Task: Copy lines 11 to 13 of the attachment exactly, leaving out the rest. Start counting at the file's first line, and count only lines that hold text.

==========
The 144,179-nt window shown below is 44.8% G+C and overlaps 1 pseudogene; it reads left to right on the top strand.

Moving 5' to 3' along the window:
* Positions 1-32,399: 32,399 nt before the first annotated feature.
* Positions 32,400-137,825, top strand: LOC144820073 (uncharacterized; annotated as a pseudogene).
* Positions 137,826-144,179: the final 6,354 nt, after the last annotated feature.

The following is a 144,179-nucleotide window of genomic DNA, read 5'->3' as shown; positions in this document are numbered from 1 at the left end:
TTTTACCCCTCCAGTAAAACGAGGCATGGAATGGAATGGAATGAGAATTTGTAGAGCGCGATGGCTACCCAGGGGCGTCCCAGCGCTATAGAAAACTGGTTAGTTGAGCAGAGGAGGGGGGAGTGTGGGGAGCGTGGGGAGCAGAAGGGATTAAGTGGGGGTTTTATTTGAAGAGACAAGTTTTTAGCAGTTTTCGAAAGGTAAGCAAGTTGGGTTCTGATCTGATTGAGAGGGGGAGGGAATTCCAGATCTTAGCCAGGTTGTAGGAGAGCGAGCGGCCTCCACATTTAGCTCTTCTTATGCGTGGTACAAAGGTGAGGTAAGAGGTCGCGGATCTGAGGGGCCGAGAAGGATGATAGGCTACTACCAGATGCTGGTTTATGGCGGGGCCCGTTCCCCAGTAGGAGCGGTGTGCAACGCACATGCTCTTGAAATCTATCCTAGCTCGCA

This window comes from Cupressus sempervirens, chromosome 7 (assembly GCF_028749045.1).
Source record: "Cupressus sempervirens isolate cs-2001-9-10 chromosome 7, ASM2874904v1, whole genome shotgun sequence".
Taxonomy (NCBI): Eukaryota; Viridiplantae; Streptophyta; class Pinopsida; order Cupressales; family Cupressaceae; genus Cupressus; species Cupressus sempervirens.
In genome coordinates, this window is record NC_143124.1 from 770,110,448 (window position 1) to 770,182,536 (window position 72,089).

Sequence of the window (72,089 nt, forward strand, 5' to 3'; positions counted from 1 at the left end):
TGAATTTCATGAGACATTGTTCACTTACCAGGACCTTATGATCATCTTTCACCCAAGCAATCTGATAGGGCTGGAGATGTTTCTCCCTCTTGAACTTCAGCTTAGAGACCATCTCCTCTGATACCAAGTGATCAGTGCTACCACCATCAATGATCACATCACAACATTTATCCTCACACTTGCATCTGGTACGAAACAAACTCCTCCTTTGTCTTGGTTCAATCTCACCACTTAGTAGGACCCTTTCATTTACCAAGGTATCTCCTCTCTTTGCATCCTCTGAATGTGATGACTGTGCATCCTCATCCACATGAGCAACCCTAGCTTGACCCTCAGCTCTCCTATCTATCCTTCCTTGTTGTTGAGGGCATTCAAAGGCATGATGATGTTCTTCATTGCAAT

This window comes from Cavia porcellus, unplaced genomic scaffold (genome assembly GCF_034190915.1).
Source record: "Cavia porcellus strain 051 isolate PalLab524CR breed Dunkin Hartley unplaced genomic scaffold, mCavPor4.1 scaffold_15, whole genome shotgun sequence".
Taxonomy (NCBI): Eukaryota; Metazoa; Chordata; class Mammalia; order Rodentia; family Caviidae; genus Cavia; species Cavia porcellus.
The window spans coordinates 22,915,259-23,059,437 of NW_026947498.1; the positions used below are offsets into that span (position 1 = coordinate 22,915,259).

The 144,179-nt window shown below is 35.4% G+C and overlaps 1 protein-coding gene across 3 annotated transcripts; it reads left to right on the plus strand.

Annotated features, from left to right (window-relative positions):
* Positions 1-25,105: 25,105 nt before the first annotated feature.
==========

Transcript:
In genome coordinates, this window is record NC_143124.1 from 770,110,448 (window position 1) to 770,182,536 (window position 72,089).

Sequence of the window (72,089 nt, forward strand, 5' to 3'; positions counted from 1 at the left end):
TGAATTTCATGAGACATTGTTCACTTACCAGGACCTTATGATCATCTTTCACCCAAGCAATCTGATAGGGCTGGAGATGTTTCTCCCTCTTGAACTTCAGCTTAGAGACCATCTCCTCTGATACCAAGTGATCAGTGCTACCACCATCAATGATCACATCACAACATTTATCCTCACACTTGCATCTGGTACGAAACAAACTCCTCCTTTGTCTTGGTTCAATCTCACCACTTAGTAGGACCCTTTCATTTACCAAGGTATCTCCTCTCTTTGCATCCTCTGAATGTGATGACTGTGCATCCTCATCCACATGAGCAACCCTAGCTTGACCCTCAGCTCTCCTATCTATCCTTCCTTGTTGTTGAGGGCATTCAAAGGCATGATGATGTTCTTCATTGCAAT